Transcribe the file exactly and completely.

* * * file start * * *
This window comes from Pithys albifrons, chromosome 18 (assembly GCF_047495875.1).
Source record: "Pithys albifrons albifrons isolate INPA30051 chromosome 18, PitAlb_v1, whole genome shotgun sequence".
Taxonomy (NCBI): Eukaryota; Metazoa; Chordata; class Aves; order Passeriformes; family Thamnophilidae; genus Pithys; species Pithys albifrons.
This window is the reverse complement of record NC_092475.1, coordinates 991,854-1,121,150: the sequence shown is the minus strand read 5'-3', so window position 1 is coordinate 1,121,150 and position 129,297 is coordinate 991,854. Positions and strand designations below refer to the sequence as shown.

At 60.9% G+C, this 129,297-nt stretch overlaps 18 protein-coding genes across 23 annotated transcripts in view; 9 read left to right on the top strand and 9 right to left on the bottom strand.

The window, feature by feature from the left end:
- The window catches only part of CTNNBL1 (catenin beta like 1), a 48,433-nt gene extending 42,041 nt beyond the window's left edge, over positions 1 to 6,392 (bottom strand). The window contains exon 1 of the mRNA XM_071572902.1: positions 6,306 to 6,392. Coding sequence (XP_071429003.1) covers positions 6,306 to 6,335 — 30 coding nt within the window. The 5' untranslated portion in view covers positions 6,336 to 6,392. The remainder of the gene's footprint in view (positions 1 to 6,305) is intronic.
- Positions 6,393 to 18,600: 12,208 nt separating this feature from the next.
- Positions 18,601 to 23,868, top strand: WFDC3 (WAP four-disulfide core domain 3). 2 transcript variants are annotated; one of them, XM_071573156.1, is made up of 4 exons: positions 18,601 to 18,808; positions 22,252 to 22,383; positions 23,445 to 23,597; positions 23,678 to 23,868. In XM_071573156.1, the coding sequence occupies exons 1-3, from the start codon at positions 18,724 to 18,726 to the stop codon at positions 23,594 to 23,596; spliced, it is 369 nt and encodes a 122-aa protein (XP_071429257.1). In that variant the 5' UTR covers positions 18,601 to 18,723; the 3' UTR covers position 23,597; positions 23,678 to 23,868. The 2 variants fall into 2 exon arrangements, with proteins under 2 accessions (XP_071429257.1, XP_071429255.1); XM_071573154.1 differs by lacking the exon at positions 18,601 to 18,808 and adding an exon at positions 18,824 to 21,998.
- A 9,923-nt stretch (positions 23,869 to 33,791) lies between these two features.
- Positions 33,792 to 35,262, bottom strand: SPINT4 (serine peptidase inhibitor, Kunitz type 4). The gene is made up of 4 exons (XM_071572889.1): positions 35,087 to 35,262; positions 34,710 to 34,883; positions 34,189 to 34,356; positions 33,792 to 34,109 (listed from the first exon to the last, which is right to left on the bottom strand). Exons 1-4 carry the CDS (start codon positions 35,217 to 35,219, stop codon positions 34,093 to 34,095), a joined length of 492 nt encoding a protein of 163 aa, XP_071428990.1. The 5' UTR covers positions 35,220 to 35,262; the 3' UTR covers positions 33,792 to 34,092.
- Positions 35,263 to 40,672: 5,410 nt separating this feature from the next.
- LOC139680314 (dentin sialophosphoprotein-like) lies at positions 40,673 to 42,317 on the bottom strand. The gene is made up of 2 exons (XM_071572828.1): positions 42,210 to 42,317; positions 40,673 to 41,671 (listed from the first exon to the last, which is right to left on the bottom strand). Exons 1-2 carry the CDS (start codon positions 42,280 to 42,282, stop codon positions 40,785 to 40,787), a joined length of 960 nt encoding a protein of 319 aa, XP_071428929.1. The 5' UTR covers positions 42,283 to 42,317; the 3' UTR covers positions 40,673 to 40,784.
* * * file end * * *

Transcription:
This window comes from Pithys albifrons, chromosome 18 (assembly GCF_047495875.1).
Source record: "Pithys albifrons albifrons isolate INPA30051 chromosome 18, PitAlb_v1, whole genome shotgun sequence".
Taxonomy (NCBI): Eukaryota; Metazoa; Chordata; class Aves; order Passeriformes; family Thamnophilidae; genus Pithys; species Pithys albifrons.
This window is the reverse complement of record NC_092475.1, coordinates 991,854-1,121,150: the sequence shown is the minus strand read 5'-3', so window position 1 is coordinate 1,121,150 and position 129,297 is coordinate 991,854. Positions and strand designations below refer to the sequence as shown.

At 60.9% G+C, this 129,297-nt stretch overlaps 18 protein-coding genes across 23 annotated transcripts in view; 9 read left to right on the top strand and 9 right to left on the bottom strand.

The window, feature by feature from the left end:
- The window catches only part of CTNNBL1 (catenin beta like 1), a 48,433-nt gene extending 42,041 nt beyond the window's left edge, over positions 1 to 6,392 (bottom strand). The window contains exon 1 of the mRNA XM_071572902.1: positions 6,306 to 6,392. Coding sequence (XP_071429003.1) covers positions 6,306 to 6,335 — 30 coding nt within the window. The 5' untranslated portion in view covers positions 6,336 to 6,392. The remainder of the gene's footprint in view (positions 1 to 6,305) is intronic.
- Positions 6,393 to 18,600: 12,208 nt separating this feature from the next.
- Positions 18,601 to 23,868, top strand: WFDC3 (WAP four-disulfide core domain 3). 2 transcript variants are annotated; one of them, XM_071573156.1, is made up of 4 exons: positions 18,601 to 18,808; positions 22,252 to 22,383; positions 23,445 to 23,597; positions 23,678 to 23,868. In XM_071573156.1, the coding sequence occupies exons 1-3, from the start codon at positions 18,724 to 18,726 to the stop codon at positions 23,594 to 23,596; spliced, it is 369 nt and encodes a 122-aa protein (XP_071429257.1). In that variant the 5' UTR covers positions 18,601 to 18,723; the 3' UTR covers position 23,597; positions 23,678 to 23,868. The 2 variants fall into 2 exon arrangements, with proteins under 2 accessions (XP_071429257.1, XP_071429255.1); XM_071573154.1 differs by lacking the exon at positions 18,601 to 18,808 and adding an exon at positions 18,824 to 21,998.
- A 9,923-nt stretch (positions 23,869 to 33,791) lies between these two features.
- Positions 33,792 to 35,262, bottom strand: SPINT4 (serine peptidase inhibitor, Kunitz type 4). The gene is made up of 4 exons (XM_071572889.1): positions 35,087 to 35,262; positions 34,710 to 34,883; positions 34,189 to 34,356; positions 33,792 to 34,109 (listed from the first exon to the last, which is right to left on the bottom strand). Exons 1-4 carry the CDS (start codon positions 35,217 to 35,219, stop codon positions 34,093 to 34,095), a joined length of 492 nt encoding a protein of 163 aa, XP_071428990.1. The 5' UTR covers positions 35,220 to 35,262; the 3' UTR covers positions 33,792 to 34,092.
- Positions 35,263 to 40,672: 5,410 nt separating this feature from the next.
- LOC139680314 (dentin sialophosphoprotein-like) lies at positions 40,673 to 42,317 on the bottom strand. The gene is made up of 2 exons (XM_071572828.1): positions 42,210 to 42,317; positions 40,673 to 41,671 (listed from the first exon to the last, which is right to left on the bottom strand). Exons 1-2 carry the CDS (start codon positions 42,280 to 42,282, stop codon positions 40,785 to 40,787), a joined length of 960 nt encoding a protein of 319 aa, XP_071428929.1. The 5' UTR covers positions 42,283 to 42,317; the 3' UTR covers positions 40,673 to 40,784.